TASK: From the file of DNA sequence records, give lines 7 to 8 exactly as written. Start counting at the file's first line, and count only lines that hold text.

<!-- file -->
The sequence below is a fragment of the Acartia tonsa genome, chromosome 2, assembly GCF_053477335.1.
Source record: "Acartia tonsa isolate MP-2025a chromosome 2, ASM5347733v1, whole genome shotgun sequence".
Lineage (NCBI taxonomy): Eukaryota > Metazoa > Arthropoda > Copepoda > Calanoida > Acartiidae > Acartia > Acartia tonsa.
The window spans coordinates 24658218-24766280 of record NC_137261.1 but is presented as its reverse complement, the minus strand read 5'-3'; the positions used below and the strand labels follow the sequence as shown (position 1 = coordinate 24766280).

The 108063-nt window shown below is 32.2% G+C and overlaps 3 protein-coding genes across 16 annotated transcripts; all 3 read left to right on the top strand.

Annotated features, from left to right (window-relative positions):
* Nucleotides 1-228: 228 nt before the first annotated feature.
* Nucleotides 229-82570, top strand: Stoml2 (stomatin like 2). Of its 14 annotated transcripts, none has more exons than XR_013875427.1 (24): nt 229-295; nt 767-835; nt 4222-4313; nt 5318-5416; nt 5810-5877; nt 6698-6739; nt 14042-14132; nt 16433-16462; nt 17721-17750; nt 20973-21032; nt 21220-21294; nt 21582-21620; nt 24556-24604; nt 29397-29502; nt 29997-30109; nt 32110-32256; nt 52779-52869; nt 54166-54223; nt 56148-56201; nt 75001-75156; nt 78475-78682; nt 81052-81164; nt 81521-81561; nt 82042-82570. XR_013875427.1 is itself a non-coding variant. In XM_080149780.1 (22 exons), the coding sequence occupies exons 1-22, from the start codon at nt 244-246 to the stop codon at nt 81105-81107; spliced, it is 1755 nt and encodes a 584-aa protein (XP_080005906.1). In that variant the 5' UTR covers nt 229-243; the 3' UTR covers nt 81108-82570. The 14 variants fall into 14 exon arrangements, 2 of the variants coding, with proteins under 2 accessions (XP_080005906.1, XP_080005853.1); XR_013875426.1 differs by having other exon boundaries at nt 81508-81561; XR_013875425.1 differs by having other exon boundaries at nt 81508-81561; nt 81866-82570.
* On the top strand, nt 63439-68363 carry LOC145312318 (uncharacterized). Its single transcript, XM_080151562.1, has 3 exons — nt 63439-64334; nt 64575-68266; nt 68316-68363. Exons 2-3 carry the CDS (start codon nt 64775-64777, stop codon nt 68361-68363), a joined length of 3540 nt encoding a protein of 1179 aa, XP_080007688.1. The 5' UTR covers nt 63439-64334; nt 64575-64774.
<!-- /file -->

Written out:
* Nucleotides 1-228: 228 nt before the first annotated feature.
* Nucleotides 229-82570, top strand: Stoml2 (stomatin like 2). Of its 14 annotated transcripts, none has more exons than XR_013875427.1 (24): nt 229-295; nt 767-835; nt 4222-4313; nt 5318-5416; nt 5810-5877; nt 6698-6739; nt 14042-14132; nt 16433-16462; nt 17721-17750; nt 20973-21032; nt 21220-21294; nt 21582-21620; nt 24556-24604; nt 29397-29502; nt 29997-30109; nt 32110-32256; nt 52779-52869; nt 54166-54223; nt 56148-56201; nt 75001-75156; nt 78475-78682; nt 81052-81164; nt 81521-81561; nt 82042-82570. XR_013875427.1 is itself a non-coding variant. In XM_080149780.1 (22 exons), the coding sequence occupies exons 1-22, from the start codon at nt 244-246 to the stop codon at nt 81105-81107; spliced, it is 1755 nt and encodes a 584-aa protein (XP_080005906.1). In that variant the 5' UTR covers nt 229-243; the 3' UTR covers nt 81108-82570. The 14 variants fall into 14 exon arrangements, 2 of the variants coding, with proteins under 2 accessions (XP_080005906.1, XP_080005853.1); XR_013875426.1 differs by having other exon boundaries at nt 81508-81561; XR_013875425.1 differs by having other exon boundaries at nt 81508-81561; nt 81866-82570.